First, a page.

Utility Giant Accused of Discouraging Solar Power

(CN) – A group of five nonprofits focused on energy and the environment claims in court that the Tennessee Valley Authority’s new rate hikes are designed to discourage homeowners from installing solar panels on their properties.

The lawsuit filed Thursday in Florence, Alabama, federal court says the federally owned corporation – which is the largest public power company in the nation – violated federal law because it did not “disclose and consider the reasonably foreseeable environmental impacts” of its fees changes.

As part of its planned rate changes, TVA will collect a grid access charge, which would increase the power bills of people who don’t consume a lot of electricity, such as low-income households or those with solar panels on their roofs. It also lowered the rates it charges large commercial customers, according to the complaint.

“Taken together, these measures are designed to obstruct [distributed energy resources] adoption across all customer classes, in order to maximize the amount of electricity customers continue to obtain from TVA—primarily dirty electricity derived from coal and other polluting energy sources,” the lawsuit states.

R. David McDowell, an attorney based in Huntsville, Alabama, filed the complaint on behalf of five groups: the Center for Biological Diversity, Energy Alabama, Friends of the Earth, Gasp and the Southern Alliance for Clean Energy.

An email request for comment from McDowell was not immediately returned Friday. Two lawyers for the Center for Biological Diversity are also pro hac vice applicants.

Daniel Tait, Energy Alabama’s technical director, said in a statement announcing the suit, “TVA continues to lose its leadership position on renewable energy and energy efficiency. TVA’s rate changes are about one thing and one thing only. Killing energy efficiency and renewable energy to protect its monopoly stranglehold on regular folks.”

The energy and environmental groups want the court to find that TVA violated the National Environmental Policy Act and issue an order vacating its 2018 rate changes. They also ask the court to “retain jurisdiction of this matter until TVA has come into compliance.”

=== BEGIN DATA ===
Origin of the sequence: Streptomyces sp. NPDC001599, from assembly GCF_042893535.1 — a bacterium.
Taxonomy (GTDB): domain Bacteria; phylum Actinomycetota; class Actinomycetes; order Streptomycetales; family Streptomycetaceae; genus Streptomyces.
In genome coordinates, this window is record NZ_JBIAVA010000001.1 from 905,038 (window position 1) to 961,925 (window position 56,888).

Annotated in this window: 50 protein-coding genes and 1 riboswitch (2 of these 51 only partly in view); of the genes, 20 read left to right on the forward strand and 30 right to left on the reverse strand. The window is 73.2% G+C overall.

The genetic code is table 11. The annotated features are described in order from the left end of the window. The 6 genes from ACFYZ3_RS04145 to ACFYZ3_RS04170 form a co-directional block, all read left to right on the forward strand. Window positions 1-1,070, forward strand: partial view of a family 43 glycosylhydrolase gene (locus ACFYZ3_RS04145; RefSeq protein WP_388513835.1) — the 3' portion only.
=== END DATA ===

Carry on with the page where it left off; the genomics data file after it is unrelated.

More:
The goal of TVA – besides providing much of the South with electricity – is to ensure the environmental well-being of the area and provide low-income residents of the area with power, according to the suit.

The rate changes would do neither, the plaintiffs say.

“In TVA’s service territory, households in the lowest income category pay more than 15% of their annual income on electricity – and in some counties over 20% — leading these communities to carry some of the highest energy burdens (the proportion of electricity costs to total income) in the country,” the complaint states. (Parentheses in original.)

The rate cuts that TVA is planning on implementing for its largest energy-using customers will not encourage them to seek out distributed energy resources, such as seeking out ways to make moves to conserve energy, according to the complaint.

Last year, almost 50 percent of TVA’s electricity came from fossil fuels, the lawsuit states.

According to TVA, about half of its electricity comes from carbon-free sources, such as through hydroelectric dams.

Within its service territory, less than 0.4 percent of TVA’s customers used distributed generation such as solar panels. By comparison, the plaintiffs say, 22 percent of Hawaii’s electricity comes from distributed generation.

The energy and environmental groups allege TVA sees distributed generation such as solar panels as a threat.

“TVA maintains that [distributed energy resources] constitutes ‘competition in the form of emerging technologies,’ and has explained, in a filing with the Securities and Exchange Commission, that it views customer adoption of DER as ‘operational risks’ that it must address, because ‘TVA effectively loses revenue on energy that DER send[s] to the grid,’” the complaint states.

TVA spokesman Scott Fiedler said he was unable to comment on the lawsuit because the agency has not yet been served.

In a statement posed on its website announcing the rate changes, TVA said they are revenue-neutral and would be implemented pending its board’s approval on Oct. 1.

TVA President and CEO Bill Johnson said in May that the changes were “to ensure rates remain as low as feasible and are fairly distributed to everyone who benefits from the safe, reliable energy Tennessee Valley public power providers deliver while supporting increased customer interest in renewable and dispersed energy sources.”

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